Conversely, British empiricists reinstated the sensory perception of objects in experience as the source of all reliable knowledge and the basis of objectivity. Thomas Hobbes (1588–1679) described thought as merely the faint remains left behind by sense impressions, and John Locke (1632–1704) argued that all ideas about the external world arise from sensation and reflection; if not for the sensory input made available by the senses in experience, the mind would be a blank tablet. For David Hume (1711–1776) thought was nothing but the faint copies of “impressions” left behind by the senses. In Hume’s understanding, claims to objectivity are based not on reason but on habits of expectation that are developed from accumulated sense experiences.
The response to the early British empiricists can be seen as twofold: critical philosophy on one hand and the philosophy of science on the other hand. The origin of critical philosophy most commonly is identified with Immanuel Kant (1724–1804). Kant did not see objectivity-subjectivity as a proportionately inverse relation. They were distinct, and so one could not be considered an inferior form of the other or vice versa even though only together could they make objectivity possible.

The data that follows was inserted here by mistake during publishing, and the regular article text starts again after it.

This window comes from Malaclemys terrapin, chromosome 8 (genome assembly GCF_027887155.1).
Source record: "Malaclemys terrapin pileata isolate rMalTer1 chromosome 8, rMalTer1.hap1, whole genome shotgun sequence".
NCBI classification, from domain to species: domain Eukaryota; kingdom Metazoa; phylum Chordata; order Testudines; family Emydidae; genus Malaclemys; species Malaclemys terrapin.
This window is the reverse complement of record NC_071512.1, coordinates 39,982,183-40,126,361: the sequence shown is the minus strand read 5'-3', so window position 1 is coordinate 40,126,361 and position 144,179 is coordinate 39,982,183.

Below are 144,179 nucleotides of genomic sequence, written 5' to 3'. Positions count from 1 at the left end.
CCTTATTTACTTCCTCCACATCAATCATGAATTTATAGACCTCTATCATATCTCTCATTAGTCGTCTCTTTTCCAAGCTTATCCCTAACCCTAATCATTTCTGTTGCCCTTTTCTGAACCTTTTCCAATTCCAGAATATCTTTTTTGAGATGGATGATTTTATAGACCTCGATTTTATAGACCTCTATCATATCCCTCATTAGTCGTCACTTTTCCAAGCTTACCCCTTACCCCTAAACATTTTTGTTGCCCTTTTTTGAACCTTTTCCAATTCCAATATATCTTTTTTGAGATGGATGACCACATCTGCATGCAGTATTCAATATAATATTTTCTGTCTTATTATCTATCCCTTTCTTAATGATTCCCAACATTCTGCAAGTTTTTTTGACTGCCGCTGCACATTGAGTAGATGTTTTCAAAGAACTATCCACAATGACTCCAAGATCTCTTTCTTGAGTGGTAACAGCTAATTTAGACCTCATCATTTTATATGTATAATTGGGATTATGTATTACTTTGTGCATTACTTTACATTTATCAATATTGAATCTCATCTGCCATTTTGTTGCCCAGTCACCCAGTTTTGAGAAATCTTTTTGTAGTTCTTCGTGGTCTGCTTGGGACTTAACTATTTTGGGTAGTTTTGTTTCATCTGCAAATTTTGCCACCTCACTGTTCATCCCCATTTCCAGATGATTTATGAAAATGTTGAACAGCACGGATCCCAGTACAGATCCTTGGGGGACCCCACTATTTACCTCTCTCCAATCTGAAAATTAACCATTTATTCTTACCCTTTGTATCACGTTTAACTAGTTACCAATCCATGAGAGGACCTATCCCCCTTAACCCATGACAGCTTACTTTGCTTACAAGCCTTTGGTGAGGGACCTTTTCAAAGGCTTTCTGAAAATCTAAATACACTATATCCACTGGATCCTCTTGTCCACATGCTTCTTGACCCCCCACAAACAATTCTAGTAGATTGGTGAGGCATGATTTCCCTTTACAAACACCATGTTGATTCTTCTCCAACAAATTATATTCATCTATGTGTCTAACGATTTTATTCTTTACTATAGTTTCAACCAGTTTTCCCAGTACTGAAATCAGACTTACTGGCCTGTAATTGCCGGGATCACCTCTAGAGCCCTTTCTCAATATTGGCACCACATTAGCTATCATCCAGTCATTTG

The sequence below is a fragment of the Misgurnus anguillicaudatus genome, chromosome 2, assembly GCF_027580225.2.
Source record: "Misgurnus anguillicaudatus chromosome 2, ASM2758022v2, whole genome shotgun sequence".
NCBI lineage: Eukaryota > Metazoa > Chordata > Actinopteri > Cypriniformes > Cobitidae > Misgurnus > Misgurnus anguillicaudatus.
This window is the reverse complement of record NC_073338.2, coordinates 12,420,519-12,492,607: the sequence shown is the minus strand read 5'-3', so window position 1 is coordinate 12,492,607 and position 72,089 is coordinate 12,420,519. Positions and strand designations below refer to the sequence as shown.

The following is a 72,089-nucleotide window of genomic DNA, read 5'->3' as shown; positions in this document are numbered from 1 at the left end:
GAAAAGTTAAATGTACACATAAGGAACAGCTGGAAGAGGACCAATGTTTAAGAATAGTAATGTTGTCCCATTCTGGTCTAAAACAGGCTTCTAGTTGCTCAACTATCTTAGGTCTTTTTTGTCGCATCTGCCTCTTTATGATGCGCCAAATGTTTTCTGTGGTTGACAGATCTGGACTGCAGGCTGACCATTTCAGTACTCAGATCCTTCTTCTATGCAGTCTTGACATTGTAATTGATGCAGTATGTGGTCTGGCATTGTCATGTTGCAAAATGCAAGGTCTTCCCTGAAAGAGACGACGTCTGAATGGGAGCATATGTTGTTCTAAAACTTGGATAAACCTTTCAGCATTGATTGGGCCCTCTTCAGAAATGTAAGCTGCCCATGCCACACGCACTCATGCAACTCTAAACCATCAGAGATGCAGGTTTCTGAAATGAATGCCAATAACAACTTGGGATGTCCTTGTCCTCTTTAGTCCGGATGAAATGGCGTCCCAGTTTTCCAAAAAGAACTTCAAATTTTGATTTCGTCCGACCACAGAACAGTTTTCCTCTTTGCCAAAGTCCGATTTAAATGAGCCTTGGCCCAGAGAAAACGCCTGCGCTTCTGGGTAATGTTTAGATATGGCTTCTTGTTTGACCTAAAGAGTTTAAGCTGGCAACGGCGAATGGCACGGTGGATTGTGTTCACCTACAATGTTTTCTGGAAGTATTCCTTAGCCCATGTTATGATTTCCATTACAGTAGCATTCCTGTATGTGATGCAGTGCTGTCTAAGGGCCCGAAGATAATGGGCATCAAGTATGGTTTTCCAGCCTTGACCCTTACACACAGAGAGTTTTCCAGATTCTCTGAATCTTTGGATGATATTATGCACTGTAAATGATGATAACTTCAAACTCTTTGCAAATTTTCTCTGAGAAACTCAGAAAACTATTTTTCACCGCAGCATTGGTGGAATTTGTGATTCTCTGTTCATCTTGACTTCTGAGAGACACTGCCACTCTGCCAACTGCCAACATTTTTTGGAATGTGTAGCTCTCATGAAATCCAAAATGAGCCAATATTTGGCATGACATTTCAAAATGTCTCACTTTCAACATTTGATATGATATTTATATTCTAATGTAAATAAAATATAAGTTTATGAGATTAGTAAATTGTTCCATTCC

Kant’s concept of the object, however, was very subtle, and he used three different terms for it: Ding, Gegenstand, and Objekte. Ding referred to the metaphysical thing-hood, as in ding an sich, the unknowable thing in itself, making the question of objectivity moot. For even minimal experience to be possible, the contents of experience (“sensory data”) must be ordered and limited in certain ways. These ways are not determined by what is given to the senses but by the synthetic activity of the faculty of intuition that possesses certain principles of form—space and time—that constitute the synthetic unity of sensory apperception. For what is given is, as Hume held, nothing but a flux of sensations and images. The synthesis of this manifold of sensory data is an a priori and necessary feature of experience and not empirical. This object of appearance that is experienced in this synthesis is the Gegenstand. The Gegenstand, this experience of appearance as object, is only a representation. It is transformed into an object of recognition, thought, or knowledge by virtue of it being subsumed by the universal categories of understanding, and thereby it becomes an objekt. Kant described the objekt as “that in the concept— of the understanding—of which the manifold of a given intuition is united.” (Kant  1965, p. B137). It is this objekt of knowledge about which the subject of the experience can make judgments that are true or false. By objectivity, then, Kant meant the object of a true judgment. However, this is not the judgment of an individual subject but that of a transcendental subject.